Govt & regulators are always looking for ways to intervene in the market place & "regulate" the lives of people. The incumbent players in industry are only happy to welcome govt/regulatory intervention. They can "lobby" or "bribe" the policy makers & regulators to protect their market share.

SEBI's rules on MF entry load means no new MF fund house can possibly hope to compete with existing MF houses in future with no distribution network readily available to tap into. No wonder that makes Ajit happy.

To me, the role of SEBI should be greatly restricted. They shouldn't have anything to do with MF industry at all - deciding who the players are or the rules of the industry. The market will help the rules "evolve" like in so many other industries & countries around the world. Great institutions can only evolve through competition not arbitrary govt intervention. Tech industry is the least regulated and it has wonderful examples. Google, microsoft, apple. Closer home Airtel, Infosys all evolved not created by TRAI or IT ministry.

I don't have any opinion on listing of stock exchanges. That's for their owners/shareholders to decide. What SEBI should be doing is allowing free competition in the stock exchanges. MCX-SX's proposal to enter stock trading was recently rejected by SEBI. SEBI I believe wants to maintain the duopoly in Stock exchanges. There is heavy lobbying (or worse bribing) going on.

How can competition between stock exchanges be such a bad thing? Competition between NSE & BSE in the initial days is the reason why stock trading is a little more accessible & transparent today than the dark days of harshad mehta.

If the stock exchanges, god forbid, are nationalized (that would be utterly disastrous) or as Ajit seems to propose (regulate Return on Equity RoE just as for power companies) stock exchanges will go the way of power industry. Power companies may go on generating "reasonable" profits. But power will continue to remain scarce to the consumers.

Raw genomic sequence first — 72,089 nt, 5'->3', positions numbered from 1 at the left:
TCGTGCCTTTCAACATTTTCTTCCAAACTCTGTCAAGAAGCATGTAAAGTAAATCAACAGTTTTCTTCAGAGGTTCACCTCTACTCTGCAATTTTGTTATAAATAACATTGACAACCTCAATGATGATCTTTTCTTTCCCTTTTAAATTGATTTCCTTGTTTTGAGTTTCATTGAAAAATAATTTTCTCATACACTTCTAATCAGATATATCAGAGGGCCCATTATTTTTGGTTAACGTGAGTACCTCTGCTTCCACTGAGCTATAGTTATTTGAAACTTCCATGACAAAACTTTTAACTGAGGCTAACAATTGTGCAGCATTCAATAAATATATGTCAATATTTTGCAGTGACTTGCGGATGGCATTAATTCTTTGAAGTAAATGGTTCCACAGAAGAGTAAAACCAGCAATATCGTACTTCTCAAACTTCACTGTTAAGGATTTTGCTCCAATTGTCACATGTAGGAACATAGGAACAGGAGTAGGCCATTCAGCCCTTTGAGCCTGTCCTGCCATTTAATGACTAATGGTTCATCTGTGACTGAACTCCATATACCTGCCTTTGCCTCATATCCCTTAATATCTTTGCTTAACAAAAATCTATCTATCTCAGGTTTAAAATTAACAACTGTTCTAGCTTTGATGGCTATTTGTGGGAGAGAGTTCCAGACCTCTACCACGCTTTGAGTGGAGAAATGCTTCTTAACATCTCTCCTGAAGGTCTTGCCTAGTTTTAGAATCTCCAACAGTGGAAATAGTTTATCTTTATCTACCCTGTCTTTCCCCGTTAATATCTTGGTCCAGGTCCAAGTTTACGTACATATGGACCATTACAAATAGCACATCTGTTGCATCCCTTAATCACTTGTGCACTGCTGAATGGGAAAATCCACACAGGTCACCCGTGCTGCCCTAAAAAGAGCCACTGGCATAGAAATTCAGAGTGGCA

Anonymous said...

India is at cross roads, with a choice of private health insurance versus fully self funded medical care. Which direction should it take ?

Sambaran said...

I find Ajit Dayal's stand on no-entry-load and no-lower-limit-on-fund-size consistent. Just because one is SEBI endorsed and other against SEBI (possibly, not yet) you cannot say that Ajit's thinking is inconsistent. That finishes my today's quota of Ajit-Dayal-fanboy-role. However I am not alone. There is a horde of Ajit Dayal fanboys commenting at
BTW, I am not a die-hard fanboy. The blog was written in the first place to express my disagreement with Ajit.

Sambaran said...

You asked a crore-rupee question. I do not have an answer although I have spent hours wondering about the healthcare issue. American model (private insurer) has its drawback. Government funded model has its drawback too (as we Indians are painfully aware of). Confused very much I am. I am sure about two things though. There are way too many restrictions in opening a hospital in India. There are way too many restrictions in opening a medical-college in India. These restrictions should be abolished.

Anonymous said...

What is dis-heartetning is lack of national debate on the issue.